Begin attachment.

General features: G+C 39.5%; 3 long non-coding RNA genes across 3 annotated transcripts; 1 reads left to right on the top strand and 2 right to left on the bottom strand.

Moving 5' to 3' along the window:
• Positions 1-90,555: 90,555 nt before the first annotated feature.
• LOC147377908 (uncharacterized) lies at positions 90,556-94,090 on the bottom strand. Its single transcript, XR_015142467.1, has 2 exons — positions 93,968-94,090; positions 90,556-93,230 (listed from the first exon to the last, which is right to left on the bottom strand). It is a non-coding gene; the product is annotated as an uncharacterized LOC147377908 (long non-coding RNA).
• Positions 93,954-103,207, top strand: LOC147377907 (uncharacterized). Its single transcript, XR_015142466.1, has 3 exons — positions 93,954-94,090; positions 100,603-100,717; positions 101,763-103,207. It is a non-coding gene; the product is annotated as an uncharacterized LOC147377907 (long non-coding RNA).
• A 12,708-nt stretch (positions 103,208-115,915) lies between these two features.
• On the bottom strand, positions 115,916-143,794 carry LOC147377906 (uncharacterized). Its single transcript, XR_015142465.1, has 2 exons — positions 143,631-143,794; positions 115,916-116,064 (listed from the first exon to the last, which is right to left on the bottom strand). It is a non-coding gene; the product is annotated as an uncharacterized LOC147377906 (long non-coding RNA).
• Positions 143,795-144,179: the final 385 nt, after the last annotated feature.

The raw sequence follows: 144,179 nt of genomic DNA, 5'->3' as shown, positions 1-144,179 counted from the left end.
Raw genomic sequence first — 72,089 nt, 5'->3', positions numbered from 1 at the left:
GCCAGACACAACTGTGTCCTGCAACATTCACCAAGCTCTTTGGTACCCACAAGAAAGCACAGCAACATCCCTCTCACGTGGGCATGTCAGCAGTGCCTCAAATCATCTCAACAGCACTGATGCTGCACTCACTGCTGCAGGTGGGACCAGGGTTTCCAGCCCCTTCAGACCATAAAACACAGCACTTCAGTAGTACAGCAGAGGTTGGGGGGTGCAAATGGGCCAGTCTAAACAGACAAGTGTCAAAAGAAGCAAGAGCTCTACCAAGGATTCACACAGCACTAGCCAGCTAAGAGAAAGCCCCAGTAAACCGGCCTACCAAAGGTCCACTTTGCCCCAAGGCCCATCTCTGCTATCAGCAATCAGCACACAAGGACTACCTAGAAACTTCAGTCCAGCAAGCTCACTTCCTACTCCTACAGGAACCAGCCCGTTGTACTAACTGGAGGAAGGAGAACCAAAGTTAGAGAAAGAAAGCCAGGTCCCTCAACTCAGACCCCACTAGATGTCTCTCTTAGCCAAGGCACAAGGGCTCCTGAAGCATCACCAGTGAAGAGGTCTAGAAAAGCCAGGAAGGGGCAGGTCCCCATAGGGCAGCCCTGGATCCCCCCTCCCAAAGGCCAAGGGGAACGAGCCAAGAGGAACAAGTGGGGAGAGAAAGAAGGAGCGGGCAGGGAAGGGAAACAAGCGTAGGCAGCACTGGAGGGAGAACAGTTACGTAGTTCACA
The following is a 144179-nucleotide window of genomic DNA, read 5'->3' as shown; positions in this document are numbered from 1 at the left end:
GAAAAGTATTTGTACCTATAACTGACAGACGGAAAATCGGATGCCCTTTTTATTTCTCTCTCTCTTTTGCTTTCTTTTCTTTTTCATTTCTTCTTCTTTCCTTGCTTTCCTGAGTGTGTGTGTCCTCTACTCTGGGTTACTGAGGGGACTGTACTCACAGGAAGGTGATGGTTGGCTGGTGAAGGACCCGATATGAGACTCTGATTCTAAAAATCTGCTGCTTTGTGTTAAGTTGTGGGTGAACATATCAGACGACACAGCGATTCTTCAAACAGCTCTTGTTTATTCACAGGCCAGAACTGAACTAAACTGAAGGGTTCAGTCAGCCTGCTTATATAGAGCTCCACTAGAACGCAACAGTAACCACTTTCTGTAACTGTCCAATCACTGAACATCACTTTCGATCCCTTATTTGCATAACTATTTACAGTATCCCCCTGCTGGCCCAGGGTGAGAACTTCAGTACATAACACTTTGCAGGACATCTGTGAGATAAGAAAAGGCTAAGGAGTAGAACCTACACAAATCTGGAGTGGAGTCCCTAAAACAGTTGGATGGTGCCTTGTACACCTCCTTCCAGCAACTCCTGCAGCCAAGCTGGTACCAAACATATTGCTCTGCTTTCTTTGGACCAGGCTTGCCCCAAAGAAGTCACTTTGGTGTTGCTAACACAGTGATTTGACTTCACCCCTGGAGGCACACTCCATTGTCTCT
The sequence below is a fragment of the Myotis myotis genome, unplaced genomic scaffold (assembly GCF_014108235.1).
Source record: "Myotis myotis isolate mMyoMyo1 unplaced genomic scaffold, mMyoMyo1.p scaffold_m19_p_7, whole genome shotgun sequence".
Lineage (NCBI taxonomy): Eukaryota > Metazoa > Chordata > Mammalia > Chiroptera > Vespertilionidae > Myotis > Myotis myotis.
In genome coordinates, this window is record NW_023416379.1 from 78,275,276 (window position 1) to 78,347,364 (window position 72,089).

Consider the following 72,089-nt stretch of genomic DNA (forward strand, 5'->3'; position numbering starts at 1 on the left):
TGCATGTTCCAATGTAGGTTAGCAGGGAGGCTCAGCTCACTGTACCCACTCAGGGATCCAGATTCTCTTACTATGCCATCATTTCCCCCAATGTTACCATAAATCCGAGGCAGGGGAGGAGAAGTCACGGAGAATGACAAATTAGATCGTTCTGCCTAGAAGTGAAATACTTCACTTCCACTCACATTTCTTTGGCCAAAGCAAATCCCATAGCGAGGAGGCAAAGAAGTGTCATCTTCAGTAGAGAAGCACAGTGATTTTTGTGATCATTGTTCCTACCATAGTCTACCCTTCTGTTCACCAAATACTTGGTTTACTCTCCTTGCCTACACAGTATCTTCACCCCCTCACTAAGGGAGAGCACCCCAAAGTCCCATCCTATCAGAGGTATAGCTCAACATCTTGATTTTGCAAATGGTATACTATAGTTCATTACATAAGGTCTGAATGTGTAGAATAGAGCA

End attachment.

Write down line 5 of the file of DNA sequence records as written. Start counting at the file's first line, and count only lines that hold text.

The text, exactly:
• Positions 93,954-103,207, top strand: LOC147377907 (uncharacterized). Its single transcript, XR_015142466.1, has 3 exons — positions 93,954-94,090; positions 100,603-100,717; positions 101,763-103,207. It is a non-coding gene; the product is annotated as an uncharacterized LOC147377907 (long non-coding RNA).